Kellen Winslow II does not testify in own trial

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Former NFL football player Kellen Winslow Jr., center, stands as the jury enters the courtroom on the first day of his rape trial, Monday May 20, 2019, in Vista, Calif. Winslow's attorneys Brian Watkins, right, and Marc Carlo, left, flank him. (John Gibbins/The San Diego Union-Tribune via AP, Pool)
Former NFL football player Kellen Winslow Jr., center, stands as the jury enters the courtroom during his rape trial. Winslow's attorneys Brian Watkins, right, and Marc Carlo, left, flank him. (AP)

VISTA, Calif. — Before the jury entered the courtroom Monday morning, Judge Blaine Bowman asked Kellen Winslow II the question that has hovered over this trial since it began two weeks earlier.

Does Winslow intend to testify in his own defense?

From his seat between his defense attorneys, Winslow responded in a calm, clear voice, “I’m not going to testify your honor.”

Winslow is facing life in prison if convicted of all 12 charges against him, including the rape of three women and indecent exposure and lewd conduct involving two others. Even though the former NFL tight end’s attorneys have succeeded in chipping away at the credibility of his accusers and exposing inconsistencies in their stories, the totality of the evidence against him leaves him an uphill battle to secure his freedom.

Attorneys contacted by Yahoo Sports when the prosecution rested its case last Thursday were split on whether Winslow would be wise to take the stand.

Some felt that course of action is too dangerous because he would be facing a grueling cross examination from prosecutor Dan Owens, leaving himself at risk of a damaging mistake that could open the door for the jury to hear about incidents otherwise deemed off limits. Winslow could also come across as arrogant or aloof given his history of brash comments to the media during his football career.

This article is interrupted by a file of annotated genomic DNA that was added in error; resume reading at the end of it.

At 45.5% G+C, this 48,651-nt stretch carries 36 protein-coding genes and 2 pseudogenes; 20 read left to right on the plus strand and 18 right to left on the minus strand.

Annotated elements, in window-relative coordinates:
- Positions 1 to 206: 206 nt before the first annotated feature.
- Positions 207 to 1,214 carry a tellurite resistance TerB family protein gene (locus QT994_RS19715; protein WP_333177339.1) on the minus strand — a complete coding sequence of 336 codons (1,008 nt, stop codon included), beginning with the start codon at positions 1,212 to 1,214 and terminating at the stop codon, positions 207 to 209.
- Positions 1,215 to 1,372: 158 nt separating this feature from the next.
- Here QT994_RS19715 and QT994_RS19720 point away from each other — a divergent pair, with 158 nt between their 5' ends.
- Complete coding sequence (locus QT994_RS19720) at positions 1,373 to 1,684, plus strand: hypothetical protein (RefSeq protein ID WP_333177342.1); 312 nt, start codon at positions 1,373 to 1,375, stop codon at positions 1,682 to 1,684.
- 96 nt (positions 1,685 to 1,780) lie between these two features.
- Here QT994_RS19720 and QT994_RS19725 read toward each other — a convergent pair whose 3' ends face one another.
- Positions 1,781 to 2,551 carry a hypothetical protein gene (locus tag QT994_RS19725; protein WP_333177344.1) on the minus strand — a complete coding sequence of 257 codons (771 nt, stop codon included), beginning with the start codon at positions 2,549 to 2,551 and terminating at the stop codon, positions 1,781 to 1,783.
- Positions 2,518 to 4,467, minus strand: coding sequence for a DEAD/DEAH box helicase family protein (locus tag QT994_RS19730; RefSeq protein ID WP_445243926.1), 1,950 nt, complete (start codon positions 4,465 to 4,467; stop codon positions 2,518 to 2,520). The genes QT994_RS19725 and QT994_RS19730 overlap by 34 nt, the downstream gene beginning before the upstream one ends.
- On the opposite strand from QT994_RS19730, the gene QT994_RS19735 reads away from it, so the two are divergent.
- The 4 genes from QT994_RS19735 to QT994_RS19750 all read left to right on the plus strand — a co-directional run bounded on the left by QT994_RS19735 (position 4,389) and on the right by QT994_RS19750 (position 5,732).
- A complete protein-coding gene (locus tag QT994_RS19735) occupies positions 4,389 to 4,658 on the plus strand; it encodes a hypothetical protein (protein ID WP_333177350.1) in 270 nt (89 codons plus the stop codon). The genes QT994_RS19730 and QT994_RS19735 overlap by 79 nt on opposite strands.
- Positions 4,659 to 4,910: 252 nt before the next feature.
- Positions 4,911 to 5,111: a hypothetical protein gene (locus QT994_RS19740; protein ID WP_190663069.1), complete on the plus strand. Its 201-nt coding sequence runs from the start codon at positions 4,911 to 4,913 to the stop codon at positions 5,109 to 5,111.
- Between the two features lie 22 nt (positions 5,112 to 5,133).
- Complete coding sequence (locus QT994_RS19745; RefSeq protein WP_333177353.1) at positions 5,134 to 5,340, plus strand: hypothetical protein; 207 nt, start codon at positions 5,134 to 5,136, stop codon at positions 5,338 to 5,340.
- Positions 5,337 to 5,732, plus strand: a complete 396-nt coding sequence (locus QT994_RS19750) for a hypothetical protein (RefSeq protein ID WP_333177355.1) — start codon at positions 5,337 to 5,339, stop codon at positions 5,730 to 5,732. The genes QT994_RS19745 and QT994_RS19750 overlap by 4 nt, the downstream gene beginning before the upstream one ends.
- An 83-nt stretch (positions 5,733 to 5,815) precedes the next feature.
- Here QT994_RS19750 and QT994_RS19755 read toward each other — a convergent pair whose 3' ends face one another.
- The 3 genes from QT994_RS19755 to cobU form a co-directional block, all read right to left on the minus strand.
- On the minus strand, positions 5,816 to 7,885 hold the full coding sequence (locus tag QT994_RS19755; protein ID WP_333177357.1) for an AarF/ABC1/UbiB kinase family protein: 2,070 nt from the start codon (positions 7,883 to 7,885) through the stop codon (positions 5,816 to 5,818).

“When there are five counts, he can’t credibly explain away all of it,” said Craig Mordock, of the New Orleans-based Mordock-Barber law firm that specializes in sexual assault defense.

“A very good prosecutor will communicate with his voice disbelief with the jury while cross-examining Winslow, ‘So all of these women are lying?’ It would become about his explanations about why these five women who don’t know each other are all accusing him. He should leave that to his highly skilled attorney to make that argument at closing.”

Other attorneys acknowledged the risks of Winslow testifying but felt it was his only realistic path to an acquittal given the strength of the state’s case. Two weeks worth of testimony from alleged victims and corroborating witnesses has painted Winslow as a sexual deviant with a long history of perverse behavior.

"A lot of attorneys take the stance of not putting their clients on the stand to testify, but I am the opposite of that, especially in this case,” said Arash Hashemi, a Los Angeles criminal defense attorney who has been following the case. “What the district attorney has been doing so far is demonizing him. They took all these different incidents and consolidated them into one big case to show that this guy is a pervert. Going back from high school until now, he has been doing all these things to women."

"In my opinion, he should take the stand, not only because he can testify to the consensual part but also because he'll be humanized for the jury,” Hashemi continued. “The jury won't just see him as a defendant sitting at the defense table. When he takes the stand and testifies, if his attorneys do it right, he's no longer just what the prosecution portrays him to be. He's a human being with a mother, a father, a brother, a life. That might change some of the jurors’ minds about convicting him or not."

Defense attorneys for Winslow called their final witnesses on Monday. Closing statements will begin Tuesday morning. Before jury deliberation began, Bowman instructed the jury that the defendant has a constitutional right not to testify and that members of the jury should not consider that for any reason while weighing the facts of the case.

Winslow is accused of raping a 55-year-old hitchiker and a 59-year-old homeless woman in separate incidents last year near his home in Escondido, California. He also has been charged with the rape of a high school senior after a 2003 house party in the San Diego suburbs when she was 17 and he was 19.

In addition to the rape charges against him, Winslow has been accused of exposing himself to a 59-year-old woman gardening in her front yard and to a 78-year-old woman in the hot tub of a Carlsbad (California) gym.

Winslow has pleaded not guilty to all charges. His attorneys have acknowledged that he has been unfaithful to his wife “numerous times,” but insisted the incidents in question were each consensual.

The Winslow case has drawn significant media attention because of his stature as a former NFL player and the son of a revered San Diego Chargers legend. Winslow is a former college All-American at Miami and first-round draft pick of the Cleveland Browns who was once the NFL’s highest-paid tight end.

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